It seems as though all too often a great idea for a video game becomes a less than amusing game. Ideas are, sadly, sometimes hard to translate from paper to bits and bytes. As a case in point, take the recent PlayStation 3 release Legendary.
Legendary sounds like it could be a great game – it starts with the player opening Pandora’s Box and unleashing hordes of evil beasties into the world. You then has to battle through the beasties, trying to put together the pieces of exactly why you were hired to open the box in the first place (you’re something of a thief and were on a job). There are evil groups and nefarious plots at work, plus there’s the matter of sending all the evil creatures, among them gryphons, werewolves, and firedrakes (oh my!) back from whence the came.
For a first person shooter, that’s a pretty solid plot. Unfortunately, Legendary never really delves into any of the questions, the player just goes through each level – all of which pretty much look the same – blasting enemies. Yes this is a first person shooter, so some over-the-top blasting of enemies is required, but the lack of differentiation between levels and depth in the story makes one feel as though the genre hasn’t progressed passed Wolfenstein 3D.
The graphics in Legendary are, at best, as uneven as the plot on which the game is built. None of the levels look terribly great, but neither are they boring (at least the first time you see each of the various terrains). The creatures on the other hand are far more variable. The werewolves – seemingly the game’s centerpiece creature – look quite good, but some of the others, like the firedrake, are just kind of there.
However, plot, mundane level design, and uneven graphics aside, the biggest problem with the game is that it’s simply obnoxious. From the first moment you get to actually play the game, it’s clear that you know far better how to proceed than the game. Picture this – you’re in a museum, you’ve opened Pandora’s Box, the museum is breaking apart. Do you A) jump over the little thing blocking the stairs and get out, or B) wait for your partner who is not in the museum to rundown for you what exactly is taking place and for her to suggest you make your way out. If you chose “B” you probably won’t mind that on your way out of the museum you can’t initially jump over objects because the game hasn’t taught you how (and clearly you’re too foolish to read that page of the manual) and that if you follow your partner’s instructions you’ll exit the museum too soon and have to wait for the monsters to clear you a path before you can proceed further. However, if you’re the kind of person that sees a building falling down around them and think “golly gee, I should exit this place” and then tries to do just that, almost everything that follows will annoy you.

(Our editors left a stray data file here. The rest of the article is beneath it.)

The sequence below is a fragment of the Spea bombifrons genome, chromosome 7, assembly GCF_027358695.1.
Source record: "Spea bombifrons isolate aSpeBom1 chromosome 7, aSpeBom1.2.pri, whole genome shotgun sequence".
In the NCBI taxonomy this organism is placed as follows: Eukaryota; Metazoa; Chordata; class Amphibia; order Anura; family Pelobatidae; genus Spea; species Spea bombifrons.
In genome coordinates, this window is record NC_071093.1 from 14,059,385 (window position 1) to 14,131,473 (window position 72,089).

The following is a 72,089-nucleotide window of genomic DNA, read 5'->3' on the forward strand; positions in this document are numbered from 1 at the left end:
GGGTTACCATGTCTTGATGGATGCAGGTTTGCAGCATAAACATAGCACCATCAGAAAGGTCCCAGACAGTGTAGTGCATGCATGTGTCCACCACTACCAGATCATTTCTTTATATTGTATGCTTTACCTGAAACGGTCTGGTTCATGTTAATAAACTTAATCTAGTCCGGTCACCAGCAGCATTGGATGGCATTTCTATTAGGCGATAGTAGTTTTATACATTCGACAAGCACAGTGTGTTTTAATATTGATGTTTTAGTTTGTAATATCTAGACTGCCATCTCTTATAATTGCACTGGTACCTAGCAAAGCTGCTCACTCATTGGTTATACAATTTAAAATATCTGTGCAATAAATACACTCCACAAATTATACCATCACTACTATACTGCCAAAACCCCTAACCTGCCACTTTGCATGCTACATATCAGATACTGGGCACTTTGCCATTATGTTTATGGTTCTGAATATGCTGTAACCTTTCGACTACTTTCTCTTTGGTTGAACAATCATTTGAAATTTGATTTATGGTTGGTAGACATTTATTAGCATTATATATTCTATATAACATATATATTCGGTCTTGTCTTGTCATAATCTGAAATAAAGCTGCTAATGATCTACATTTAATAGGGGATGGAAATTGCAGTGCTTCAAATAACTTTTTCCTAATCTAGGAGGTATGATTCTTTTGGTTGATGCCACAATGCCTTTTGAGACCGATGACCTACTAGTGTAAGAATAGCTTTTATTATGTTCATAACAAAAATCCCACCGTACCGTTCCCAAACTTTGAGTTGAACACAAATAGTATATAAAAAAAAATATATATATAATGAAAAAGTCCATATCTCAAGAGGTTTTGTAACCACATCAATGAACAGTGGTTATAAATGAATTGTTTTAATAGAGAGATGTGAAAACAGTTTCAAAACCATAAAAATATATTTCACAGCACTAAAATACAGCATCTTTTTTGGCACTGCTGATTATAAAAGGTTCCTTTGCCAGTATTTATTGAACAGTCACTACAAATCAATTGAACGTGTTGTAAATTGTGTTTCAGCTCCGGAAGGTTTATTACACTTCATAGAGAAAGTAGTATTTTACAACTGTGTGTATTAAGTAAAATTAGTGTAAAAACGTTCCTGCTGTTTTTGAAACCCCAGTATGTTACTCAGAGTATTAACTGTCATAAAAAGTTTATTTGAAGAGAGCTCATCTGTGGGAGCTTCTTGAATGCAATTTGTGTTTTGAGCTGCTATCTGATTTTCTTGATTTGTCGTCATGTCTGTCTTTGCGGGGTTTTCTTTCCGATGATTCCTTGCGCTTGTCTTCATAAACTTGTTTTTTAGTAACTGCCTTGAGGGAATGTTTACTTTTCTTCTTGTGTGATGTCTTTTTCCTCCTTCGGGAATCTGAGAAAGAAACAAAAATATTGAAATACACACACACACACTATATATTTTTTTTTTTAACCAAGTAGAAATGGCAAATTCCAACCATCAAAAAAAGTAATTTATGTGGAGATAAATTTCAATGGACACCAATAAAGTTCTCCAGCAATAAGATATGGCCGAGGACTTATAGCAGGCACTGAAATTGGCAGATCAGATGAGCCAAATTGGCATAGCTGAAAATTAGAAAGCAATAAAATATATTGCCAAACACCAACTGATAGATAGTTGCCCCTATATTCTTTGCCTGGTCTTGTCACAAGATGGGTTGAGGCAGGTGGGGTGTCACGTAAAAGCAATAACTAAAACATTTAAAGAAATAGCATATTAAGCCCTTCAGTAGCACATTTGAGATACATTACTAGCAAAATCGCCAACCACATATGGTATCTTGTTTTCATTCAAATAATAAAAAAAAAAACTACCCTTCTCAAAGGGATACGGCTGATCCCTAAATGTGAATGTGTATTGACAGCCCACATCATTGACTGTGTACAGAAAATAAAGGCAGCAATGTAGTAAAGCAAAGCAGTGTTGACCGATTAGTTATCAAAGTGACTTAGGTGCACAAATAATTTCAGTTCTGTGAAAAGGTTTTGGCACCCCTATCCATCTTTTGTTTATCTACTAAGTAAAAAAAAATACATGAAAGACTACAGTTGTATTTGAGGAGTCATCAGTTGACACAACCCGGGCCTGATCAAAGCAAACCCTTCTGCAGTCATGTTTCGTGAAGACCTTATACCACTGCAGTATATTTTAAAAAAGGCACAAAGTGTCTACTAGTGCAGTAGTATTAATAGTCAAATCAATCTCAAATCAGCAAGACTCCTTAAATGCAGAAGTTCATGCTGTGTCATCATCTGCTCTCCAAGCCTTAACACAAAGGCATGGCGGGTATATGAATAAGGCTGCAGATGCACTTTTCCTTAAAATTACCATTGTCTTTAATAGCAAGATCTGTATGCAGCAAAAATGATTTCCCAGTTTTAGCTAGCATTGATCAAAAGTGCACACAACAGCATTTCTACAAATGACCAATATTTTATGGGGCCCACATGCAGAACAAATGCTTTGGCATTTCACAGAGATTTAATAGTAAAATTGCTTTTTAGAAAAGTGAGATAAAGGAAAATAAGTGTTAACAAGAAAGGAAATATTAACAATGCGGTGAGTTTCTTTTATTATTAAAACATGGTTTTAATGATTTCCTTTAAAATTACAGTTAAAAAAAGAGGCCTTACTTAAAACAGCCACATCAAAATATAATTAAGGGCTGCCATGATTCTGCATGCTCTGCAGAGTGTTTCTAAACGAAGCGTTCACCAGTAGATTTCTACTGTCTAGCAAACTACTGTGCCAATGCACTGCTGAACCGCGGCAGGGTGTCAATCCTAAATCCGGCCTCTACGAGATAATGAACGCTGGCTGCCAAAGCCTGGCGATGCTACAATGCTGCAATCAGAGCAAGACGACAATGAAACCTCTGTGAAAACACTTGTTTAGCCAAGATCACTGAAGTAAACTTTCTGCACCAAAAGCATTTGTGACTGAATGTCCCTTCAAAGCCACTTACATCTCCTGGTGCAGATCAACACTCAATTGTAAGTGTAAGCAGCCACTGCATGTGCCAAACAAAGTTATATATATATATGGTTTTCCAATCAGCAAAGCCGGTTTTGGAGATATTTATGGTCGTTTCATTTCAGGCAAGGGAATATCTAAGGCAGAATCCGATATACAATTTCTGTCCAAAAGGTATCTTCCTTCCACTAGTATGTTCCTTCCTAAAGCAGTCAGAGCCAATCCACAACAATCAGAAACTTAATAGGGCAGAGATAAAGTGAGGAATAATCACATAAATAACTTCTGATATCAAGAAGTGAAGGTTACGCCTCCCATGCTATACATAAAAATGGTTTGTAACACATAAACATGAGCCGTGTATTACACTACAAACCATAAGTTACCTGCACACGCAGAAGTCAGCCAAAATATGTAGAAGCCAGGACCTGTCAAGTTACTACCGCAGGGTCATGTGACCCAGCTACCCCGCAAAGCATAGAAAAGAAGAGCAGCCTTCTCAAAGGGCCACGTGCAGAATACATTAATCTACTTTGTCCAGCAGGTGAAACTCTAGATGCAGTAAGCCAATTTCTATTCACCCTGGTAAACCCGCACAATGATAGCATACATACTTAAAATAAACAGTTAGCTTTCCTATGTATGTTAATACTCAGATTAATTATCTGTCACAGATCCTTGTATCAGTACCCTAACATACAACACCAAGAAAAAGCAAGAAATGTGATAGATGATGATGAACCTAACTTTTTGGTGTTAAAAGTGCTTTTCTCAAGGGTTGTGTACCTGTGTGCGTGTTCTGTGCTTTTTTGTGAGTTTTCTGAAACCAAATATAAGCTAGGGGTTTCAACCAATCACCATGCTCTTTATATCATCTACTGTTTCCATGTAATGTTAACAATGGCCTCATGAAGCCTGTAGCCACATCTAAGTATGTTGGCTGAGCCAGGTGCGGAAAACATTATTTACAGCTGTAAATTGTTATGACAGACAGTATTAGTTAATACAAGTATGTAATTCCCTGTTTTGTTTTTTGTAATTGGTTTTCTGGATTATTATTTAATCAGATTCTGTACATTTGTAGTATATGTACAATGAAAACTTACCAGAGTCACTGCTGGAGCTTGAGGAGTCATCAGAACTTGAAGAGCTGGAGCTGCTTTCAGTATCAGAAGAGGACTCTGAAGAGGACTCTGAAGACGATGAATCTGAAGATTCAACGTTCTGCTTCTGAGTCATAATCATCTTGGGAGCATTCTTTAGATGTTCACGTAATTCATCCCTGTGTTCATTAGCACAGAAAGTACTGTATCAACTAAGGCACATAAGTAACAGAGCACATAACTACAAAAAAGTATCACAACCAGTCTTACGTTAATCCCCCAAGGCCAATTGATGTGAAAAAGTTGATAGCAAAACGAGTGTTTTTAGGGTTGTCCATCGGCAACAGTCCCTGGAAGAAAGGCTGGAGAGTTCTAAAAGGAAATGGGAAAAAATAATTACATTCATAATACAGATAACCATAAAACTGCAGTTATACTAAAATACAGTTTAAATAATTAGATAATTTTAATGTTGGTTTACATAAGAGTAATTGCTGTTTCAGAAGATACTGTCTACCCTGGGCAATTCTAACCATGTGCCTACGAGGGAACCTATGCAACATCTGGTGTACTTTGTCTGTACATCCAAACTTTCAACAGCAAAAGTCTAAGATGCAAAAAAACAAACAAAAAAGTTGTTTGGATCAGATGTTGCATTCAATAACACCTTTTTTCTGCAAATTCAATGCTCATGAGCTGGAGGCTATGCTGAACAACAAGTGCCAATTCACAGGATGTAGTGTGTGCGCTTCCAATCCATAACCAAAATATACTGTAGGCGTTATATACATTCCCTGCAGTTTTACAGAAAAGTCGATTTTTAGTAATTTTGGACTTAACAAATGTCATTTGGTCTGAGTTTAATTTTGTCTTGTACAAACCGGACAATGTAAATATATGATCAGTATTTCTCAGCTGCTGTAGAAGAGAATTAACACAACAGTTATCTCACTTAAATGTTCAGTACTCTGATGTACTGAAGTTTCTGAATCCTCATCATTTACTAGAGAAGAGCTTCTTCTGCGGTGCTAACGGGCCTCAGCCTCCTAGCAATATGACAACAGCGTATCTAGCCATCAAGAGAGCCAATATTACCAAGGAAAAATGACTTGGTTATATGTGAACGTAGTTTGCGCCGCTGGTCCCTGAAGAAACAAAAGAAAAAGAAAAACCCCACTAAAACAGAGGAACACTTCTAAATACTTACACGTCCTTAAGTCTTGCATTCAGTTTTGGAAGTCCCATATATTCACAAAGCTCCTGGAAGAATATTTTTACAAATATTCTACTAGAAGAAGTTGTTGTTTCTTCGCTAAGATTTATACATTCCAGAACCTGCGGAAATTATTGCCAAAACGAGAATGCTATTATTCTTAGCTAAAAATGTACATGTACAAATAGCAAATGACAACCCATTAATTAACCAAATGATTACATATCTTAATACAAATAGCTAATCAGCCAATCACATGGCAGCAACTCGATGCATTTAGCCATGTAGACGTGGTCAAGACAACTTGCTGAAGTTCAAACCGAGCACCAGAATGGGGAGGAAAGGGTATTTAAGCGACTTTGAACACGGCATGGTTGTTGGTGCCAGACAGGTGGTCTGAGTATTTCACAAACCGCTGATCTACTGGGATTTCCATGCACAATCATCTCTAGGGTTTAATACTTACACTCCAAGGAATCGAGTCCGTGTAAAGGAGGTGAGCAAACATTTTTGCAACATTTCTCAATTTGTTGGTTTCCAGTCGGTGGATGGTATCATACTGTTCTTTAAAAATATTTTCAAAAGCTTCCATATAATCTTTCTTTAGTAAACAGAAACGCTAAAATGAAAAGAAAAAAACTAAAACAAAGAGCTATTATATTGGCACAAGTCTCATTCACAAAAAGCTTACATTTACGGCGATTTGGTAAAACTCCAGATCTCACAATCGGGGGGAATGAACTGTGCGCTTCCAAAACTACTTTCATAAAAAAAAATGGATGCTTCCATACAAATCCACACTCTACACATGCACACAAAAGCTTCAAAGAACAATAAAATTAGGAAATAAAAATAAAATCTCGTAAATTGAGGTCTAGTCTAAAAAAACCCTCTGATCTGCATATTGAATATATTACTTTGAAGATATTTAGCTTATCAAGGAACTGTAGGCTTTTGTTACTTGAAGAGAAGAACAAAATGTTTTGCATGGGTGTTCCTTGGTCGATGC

Your character, Charles Deckard, as a result of his opening Pandora’s Box gets a swell Animus tattoo on his hand at the beginning of the game. After dispatching an enemy, Deckard can suck up their remaining life force, which is then used for healing and a few other small tricks here and there (energy pulses, repelling things, etc.). It’s an interesting notion, and even if I can’t quite wrap my head around why the tattoo should allow Deckard to use Animus to heal himself, I can accept that it does.
What’s harder to accept is that in this day and age, too many things in Deckard’s world cannot be interacted with. When one comes across a person on the street (or in the subway), it may not be good manners to shoot them (unless they’re evil) in a game, but I fully expect to be able to shoot them. Legendary doesn’t allow that, like magic, your bullets will pass right through anything the game doesn’t want you to bother with… usually. You see, you can do some pretty good blasting of furniture and some other inanimate objects… sometimes.
In the end, that’s pretty much sums up Legendary – there are good ideas there, and some things are handled well, except when they aren’t, which is most of the time. There’s a multiplayer included in the game as well. It consists of pitting a maximum of four players against another four in various formats like capture the flag and deathmatch. Werewolves are integrated into the multiplayer, but after playing the main game you probably won’t want to see them anymore anyway.
As to the actual mechanics and fun involved in the multiplayer, that’s a little bit harder to say. This reviewer spent hours on end trying to join multiplayer matches and creating my own and waiting for others to join it. Sadly, only once did I manage to find another player and they quit after a mere 30 seconds. As the game has been on store shelves for over two months enough copies ought to be in existence to make a multiplayer match a reality. Why aren’t people interested in multiplayer Legendary? If I had to guess, I’d say it’s because their disappointment with the regular game was so great they didn’t want to spend more time with it, but that’s just conjecture.
I do know for a certainty that I won’t be putting the game back into my PS3 for some time to come, it’s a good idea that’s just carried out in very poor manner.
Legendary is rated M (Mature) by the ESRB for blood & gore and intense violence. This game can also be found on PC and Xbox 360.
Two stars out of five.